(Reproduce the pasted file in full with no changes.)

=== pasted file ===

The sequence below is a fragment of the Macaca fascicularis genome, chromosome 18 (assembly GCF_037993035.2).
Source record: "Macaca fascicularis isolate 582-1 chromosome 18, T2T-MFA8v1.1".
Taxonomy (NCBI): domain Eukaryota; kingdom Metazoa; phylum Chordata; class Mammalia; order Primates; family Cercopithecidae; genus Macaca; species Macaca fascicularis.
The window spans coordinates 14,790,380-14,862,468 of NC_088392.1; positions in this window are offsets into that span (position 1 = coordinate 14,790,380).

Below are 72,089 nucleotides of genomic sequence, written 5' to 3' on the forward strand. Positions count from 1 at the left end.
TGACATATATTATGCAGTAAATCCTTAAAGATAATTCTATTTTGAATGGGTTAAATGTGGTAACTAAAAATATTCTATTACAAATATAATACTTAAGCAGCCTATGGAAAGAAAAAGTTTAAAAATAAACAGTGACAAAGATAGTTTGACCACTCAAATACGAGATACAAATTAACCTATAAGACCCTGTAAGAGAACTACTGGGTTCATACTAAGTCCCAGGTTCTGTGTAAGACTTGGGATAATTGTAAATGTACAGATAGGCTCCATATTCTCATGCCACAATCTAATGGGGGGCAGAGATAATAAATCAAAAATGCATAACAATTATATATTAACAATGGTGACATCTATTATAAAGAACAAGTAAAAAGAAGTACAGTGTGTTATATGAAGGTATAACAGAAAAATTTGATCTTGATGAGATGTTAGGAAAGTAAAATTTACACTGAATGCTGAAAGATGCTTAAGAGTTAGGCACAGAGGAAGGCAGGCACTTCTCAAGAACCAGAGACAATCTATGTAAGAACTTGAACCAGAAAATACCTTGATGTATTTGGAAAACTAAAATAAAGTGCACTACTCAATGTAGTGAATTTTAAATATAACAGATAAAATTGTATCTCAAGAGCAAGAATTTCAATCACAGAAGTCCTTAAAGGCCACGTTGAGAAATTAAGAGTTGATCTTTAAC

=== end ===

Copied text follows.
The sequence below is a fragment of the Macaca fascicularis genome, chromosome 18 (assembly GCF_037993035.2).
Source record: "Macaca fascicularis isolate 582-1 chromosome 18, T2T-MFA8v1.1".
Taxonomy (NCBI): domain Eukaryota; kingdom Metazoa; phylum Chordata; class Mammalia; order Primates; family Cercopithecidae; genus Macaca; species Macaca fascicularis.
The window spans coordinates 14,790,380-14,862,468 of NC_088392.1; positions in this window are offsets into that span (position 1 = coordinate 14,790,380).

Below are 72,089 nucleotides of genomic sequence, written 5' to 3' on the forward strand. Positions count from 1 at the left end.
TGACATATATTATGCAGTAAATCCTTAAAGATAATTCTATTTTGAATGGGTTAAATGTGGTAACTAAAAATATTCTATTACAAATATAATACTTAAGCAGCCTATGGAAAGAAAAAGTTTAAAAATAAACAGTGACAAAGATAGTTTGACCACTCAAATACGAGATACAAATTAACCTATAAGACCCTGTAAGAGAACTACTGGGTTCATACTAAGTCCCAGGTTCTGTGTAAGACTTGGGATAATTGTAAATGTACAGATAGGCTCCATATTCTCATGCCACAATCTAATGGGGGGCAGAGATAATAAATCAAAAATGCATAACAATTATATATTAACAATGGTGACATCTATTATAAAGAACAAGTAAAAAGAAGTACAGTGTGTTATATGAAGGTATAACAGAAAAATTTGATCTTGATGAGATGTTAGGAAAGTAAAATTTACACTGAATGCTGAAAGATGCTTAAGAGTTAGGCACAGAGGAAGGCAGGCACTTCTCAAGAACCAGAGACAATCTATGTAAGAACTTGAACCAGAAAATACCTTGATGTATTTGGAAAACTAAAATAAAGTGCACTACTCAATGTAGTGAATTTTAAATATAACAGATAAAATTGTATCTCAAGAGCAAGAATTTCAATCACAGAAGTCCTTAAAGGCCACGTTGAGAAATTAAGAGTTGATCTTTAAC